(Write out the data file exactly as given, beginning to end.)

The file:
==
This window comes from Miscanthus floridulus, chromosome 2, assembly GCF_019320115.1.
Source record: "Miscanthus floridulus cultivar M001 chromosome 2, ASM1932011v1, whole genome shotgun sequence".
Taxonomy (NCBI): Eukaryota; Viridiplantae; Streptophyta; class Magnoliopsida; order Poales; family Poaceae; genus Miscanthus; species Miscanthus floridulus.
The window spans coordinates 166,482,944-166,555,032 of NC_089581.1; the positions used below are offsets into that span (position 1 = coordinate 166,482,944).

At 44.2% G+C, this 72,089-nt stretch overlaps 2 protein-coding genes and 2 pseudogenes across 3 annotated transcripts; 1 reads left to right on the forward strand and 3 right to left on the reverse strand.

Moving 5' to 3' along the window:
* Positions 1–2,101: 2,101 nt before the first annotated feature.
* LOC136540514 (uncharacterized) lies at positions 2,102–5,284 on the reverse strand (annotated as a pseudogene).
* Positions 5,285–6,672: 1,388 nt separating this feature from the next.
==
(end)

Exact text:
This window comes from Miscanthus floridulus, chromosome 2, assembly GCF_019320115.1.
Source record: "Miscanthus floridulus cultivar M001 chromosome 2, ASM1932011v1, whole genome shotgun sequence".
Taxonomy (NCBI): Eukaryota; Viridiplantae; Streptophyta; class Magnoliopsida; order Poales; family Poaceae; genus Miscanthus; species Miscanthus floridulus.
The window spans coordinates 166,482,944-166,555,032 of NC_089581.1; the positions used below are offsets into that span (position 1 = coordinate 166,482,944).

At 44.2% G+C, this 72,089-nt stretch overlaps 2 protein-coding genes and 2 pseudogenes across 3 annotated transcripts; 1 reads left to right on the forward strand and 3 right to left on the reverse strand.

Moving 5' to 3' along the window:
* Positions 1–2,101: 2,101 nt before the first annotated feature.
* LOC136540514 (uncharacterized) lies at positions 2,102–5,284 on the reverse strand (annotated as a pseudogene).
* Positions 5,285–6,672: 1,388 nt separating this feature from the next.